Good luck. smile

IEatCannibals Mon 21-Nov-16 22:57:40

Yoga in labour sounds amazing. I would want to join in!

There's no clear national guidance on BMI for pool births. Some hospitals have a cut off of 35, others 40. Some go on kg weight.

user1471446433 Mon 21-Nov-16 22:57:53

SOM's are awesome for this kind of stuff.
Although round here there is ONE birth pool so small chance it will be available which means my babies were born in water at home. High bmi & over 42 weeks (both!)

user1471446433 Mon 21-Nov-16 22:59:15

I meant to say also you can opt out of consultant led ;)

peaceloveandbiscuits Mon 21-Nov-16 23:08:29

I'm consultant-led for other reasons than BMI, no chance of getting into the lovely MLU regardless.

I don't think I'd be comfortable being anywhere other than the labour ward, certainly not at home, because DS needed a bit of resuscitation when he was born (he shot out and gave himself a shock!). I think my anxiety over the correct people/equipment being available for that would trump anxiety over birthing out of the water!

Wolfiefan Mon 21-Nov-16 23:10:49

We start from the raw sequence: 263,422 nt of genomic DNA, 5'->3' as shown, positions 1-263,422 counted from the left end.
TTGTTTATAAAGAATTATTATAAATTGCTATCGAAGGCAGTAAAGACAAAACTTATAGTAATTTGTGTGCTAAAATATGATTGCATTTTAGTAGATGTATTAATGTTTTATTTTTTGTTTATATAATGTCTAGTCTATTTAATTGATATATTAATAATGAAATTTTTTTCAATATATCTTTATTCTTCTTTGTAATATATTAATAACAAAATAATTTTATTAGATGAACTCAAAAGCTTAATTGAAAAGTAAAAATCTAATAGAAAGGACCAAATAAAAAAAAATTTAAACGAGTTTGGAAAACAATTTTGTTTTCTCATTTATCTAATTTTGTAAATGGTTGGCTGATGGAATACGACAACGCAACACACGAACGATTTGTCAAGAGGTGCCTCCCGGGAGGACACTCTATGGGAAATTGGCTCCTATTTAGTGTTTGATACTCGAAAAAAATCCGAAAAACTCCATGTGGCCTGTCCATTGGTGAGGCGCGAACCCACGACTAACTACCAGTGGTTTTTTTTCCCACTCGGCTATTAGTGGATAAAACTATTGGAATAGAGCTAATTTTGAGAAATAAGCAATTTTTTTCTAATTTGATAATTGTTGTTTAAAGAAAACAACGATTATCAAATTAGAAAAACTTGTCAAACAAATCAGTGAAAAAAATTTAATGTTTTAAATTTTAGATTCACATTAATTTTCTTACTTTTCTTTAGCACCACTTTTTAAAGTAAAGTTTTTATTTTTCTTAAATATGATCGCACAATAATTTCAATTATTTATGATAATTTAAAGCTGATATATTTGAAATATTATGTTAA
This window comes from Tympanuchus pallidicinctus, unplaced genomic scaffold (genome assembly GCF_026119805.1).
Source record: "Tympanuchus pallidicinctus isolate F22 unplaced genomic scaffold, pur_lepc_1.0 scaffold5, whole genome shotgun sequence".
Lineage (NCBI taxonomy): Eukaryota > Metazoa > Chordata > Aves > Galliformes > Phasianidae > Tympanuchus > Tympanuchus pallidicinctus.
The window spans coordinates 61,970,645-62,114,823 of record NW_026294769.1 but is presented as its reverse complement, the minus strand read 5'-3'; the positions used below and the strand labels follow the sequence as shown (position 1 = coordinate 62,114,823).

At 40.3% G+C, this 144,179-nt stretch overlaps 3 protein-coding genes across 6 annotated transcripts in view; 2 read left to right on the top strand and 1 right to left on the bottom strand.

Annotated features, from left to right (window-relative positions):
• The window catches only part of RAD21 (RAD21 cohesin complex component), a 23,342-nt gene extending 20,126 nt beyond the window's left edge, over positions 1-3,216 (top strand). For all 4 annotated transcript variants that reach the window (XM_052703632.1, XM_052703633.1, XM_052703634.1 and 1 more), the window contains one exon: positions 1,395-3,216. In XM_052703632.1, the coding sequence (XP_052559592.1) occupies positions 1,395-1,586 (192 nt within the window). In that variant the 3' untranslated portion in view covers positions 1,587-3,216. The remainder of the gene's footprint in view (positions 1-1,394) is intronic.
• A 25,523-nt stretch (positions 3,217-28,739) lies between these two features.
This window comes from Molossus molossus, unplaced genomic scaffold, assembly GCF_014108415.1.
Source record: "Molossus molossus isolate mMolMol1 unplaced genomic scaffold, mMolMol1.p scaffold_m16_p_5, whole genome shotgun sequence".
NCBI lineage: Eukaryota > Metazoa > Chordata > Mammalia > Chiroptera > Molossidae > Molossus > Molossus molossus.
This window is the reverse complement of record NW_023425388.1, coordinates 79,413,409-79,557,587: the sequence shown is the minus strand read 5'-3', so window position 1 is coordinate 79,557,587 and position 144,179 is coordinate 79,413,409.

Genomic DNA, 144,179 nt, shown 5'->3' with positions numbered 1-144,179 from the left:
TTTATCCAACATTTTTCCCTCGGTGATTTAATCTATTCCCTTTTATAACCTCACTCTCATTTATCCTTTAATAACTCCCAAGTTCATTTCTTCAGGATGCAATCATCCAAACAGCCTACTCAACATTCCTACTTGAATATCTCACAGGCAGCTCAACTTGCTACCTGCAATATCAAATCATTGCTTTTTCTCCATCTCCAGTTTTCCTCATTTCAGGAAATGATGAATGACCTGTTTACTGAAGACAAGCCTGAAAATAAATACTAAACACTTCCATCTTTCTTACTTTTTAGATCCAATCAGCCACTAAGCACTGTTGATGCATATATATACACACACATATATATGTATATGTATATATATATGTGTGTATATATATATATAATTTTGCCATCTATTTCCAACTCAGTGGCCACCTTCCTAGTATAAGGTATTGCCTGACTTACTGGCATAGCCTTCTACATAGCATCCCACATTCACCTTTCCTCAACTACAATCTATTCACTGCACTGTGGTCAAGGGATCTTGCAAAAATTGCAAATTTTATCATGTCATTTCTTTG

Out of interest OP how long was your first labour?

peaceloveandbiscuits Mon 21-Nov-16 23:20:32

6 hours

ReallyTired Mon 21-Nov-16 23:33:46

I used tens with dd as she was so quick and we had no time to set up the pool. (Home birth) The other thing I would recommend is self hypnosis. There are two main brands hypnobirthing and natal hypnotherapy. If you can afford it it's well worth doing a course so that you can practice breathing.

I gave birth with no pain relief other than tens. It did hurt but the pain was bearable. The pain level was on a par with the stomach cramps you might get with a stomach bug. Giving birth the second time is often easier as your body has been stretched before.

peaceloveandbiscuits Mon 21-Nov-16 23:38:36

I fear hypnobirthing is one of those things that only works if you really believe in it, and I'm far too cynical for